Former Delta Pilot Finds Work Overseas

The pilot said he had to take drastic action before reaching mandatory pilot retirement at age 60.


Denis and Rosalyn Waldron planned to spend more time at their waterfront house on Lake Arrowhead when he took early retirement from Delta Air Lines after 27 years as a pilot.

But the couple spends many more days in Seoul, where Denis, 58, now works as a Boeing 777 captain for Asiana, a South Korean passenger carrier.

The Waldrons didn't expect to be exiled from their home or country at this stage in their lives -- but Denis said he had to take drastic action before reaching mandatory pilot retirement at age 60.

"I always considered myself extremely fortunate at Delta because I was never furloughed and never put on the 'B' scale," said Waldron, a former U.S. Navy pilot who joined the Atlanta-based airline in 1977. "I wanted to stay at Delta, and I agonized over my decision to leave. But guys like me were getting pushed out the door."

Waldron and hundreds of fellow senior Delta pilots have retired early in the last four years to protect lump sum pension payouts that often topped $1 million each and were jeopardized by the company's Chapter 11 bankruptcy court filing. With the lump sum and anticipated $7,000-a-month pension, the Waldrons could have afforded a comfortable retirement at the lakefront house they moved into two years ago.

But when Delta canceled payments to Waldron and thousands of other retirees this year, Denis decided to go back to work and make up some of the estimated $2 million hit. He signed on with Asiana, a young carrier that was looking for senior pilots with international flight experience.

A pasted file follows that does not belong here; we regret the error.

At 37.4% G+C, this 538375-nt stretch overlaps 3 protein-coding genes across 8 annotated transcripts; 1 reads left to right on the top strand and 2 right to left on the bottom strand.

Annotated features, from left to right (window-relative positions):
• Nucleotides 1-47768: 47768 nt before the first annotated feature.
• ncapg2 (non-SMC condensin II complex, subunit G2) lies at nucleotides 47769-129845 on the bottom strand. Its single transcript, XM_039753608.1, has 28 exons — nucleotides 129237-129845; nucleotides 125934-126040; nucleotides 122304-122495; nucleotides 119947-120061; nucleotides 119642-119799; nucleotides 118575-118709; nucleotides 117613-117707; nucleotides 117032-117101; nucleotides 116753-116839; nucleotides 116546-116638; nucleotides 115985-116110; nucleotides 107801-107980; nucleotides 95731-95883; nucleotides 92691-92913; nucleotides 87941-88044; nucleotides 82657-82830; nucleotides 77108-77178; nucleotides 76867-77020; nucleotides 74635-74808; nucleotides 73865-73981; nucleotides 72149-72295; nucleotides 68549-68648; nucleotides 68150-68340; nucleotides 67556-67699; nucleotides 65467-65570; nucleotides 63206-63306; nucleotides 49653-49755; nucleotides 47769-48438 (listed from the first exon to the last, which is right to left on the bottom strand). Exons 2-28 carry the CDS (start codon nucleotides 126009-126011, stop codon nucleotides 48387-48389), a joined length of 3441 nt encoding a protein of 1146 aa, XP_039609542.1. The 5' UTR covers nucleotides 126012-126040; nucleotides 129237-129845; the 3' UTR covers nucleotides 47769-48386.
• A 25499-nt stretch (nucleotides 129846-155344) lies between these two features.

About a dozen Delta pilots who took early retirement are now working for foreign carriers in Southeast Asia, China, India and the Middle East. Unlike U.S. carriers that require newly hired pilots to start at the bottom of seniority lists, some overseas carriers allow them to join according to their qualifications and experience levels.

U.S. pilots working as captains at foreign carriers typically earn about $80,000 to $100,000 a year, far less than the $180,000 a year they would earn at the top of U.S. pay scales. But most of the money U.S. pilots make overseas is tax-free as long as expatriate pilots stay largely outside the country.

More U.S. pilots could follow them if current industry trends hold.

Aerospace giant Boeing estimates the global airline fleet will more than double to 35,000 by 2024, with the fastest growth in Asia and the Middle East. The boom will require an additional 18,000 trained pilots annually, and countries like China and India won't be able to train them fast enough.

So far, foreign carriers have been seeking out senior U.S. pilots approaching retirement age, but some predict more and more junior U.S. fliers eventually will spend their careers overseas. China will need an estimated 35,000 pilots in the next 20 years, and the rest of Asia will require 56,500.

Kit Darby, founder of AIR Inc., a pilot job placement firm, said Asian and Middle Eastern carriers have begun attending U.S. pilot job fairs.

"There's quite a bit of competition for experienced captains overseas, and demand is still increasing," Darby said. "There's an acute shortage, particularly in India and China. There's almost no civilian pilot training in those countries, and military pilots stay in the military their whole careers. Those countries are going to need more pilots than they're making, and that's likely to be true for quite awhile."

The Waldrons raised their family in Cobb County and say they treasure time with family and friends in Waleska. A glassed-in porch on the second story of the couple's 3,800-square-foot house overlooks Lake Arrowhead where, on a recent visit, trees dropped fiery autumn leaves into the chill water.

"Living overseas is hard," said Denis, a tall and lanky tennis player with a full head of graying hair. "My dad's in a hospice here, and I wish I could be with him more. The jet lag and the all-nighters are brutal but necessary. I'd rather work intensively for a relatively short period of time than draw it out over a longer time frame."

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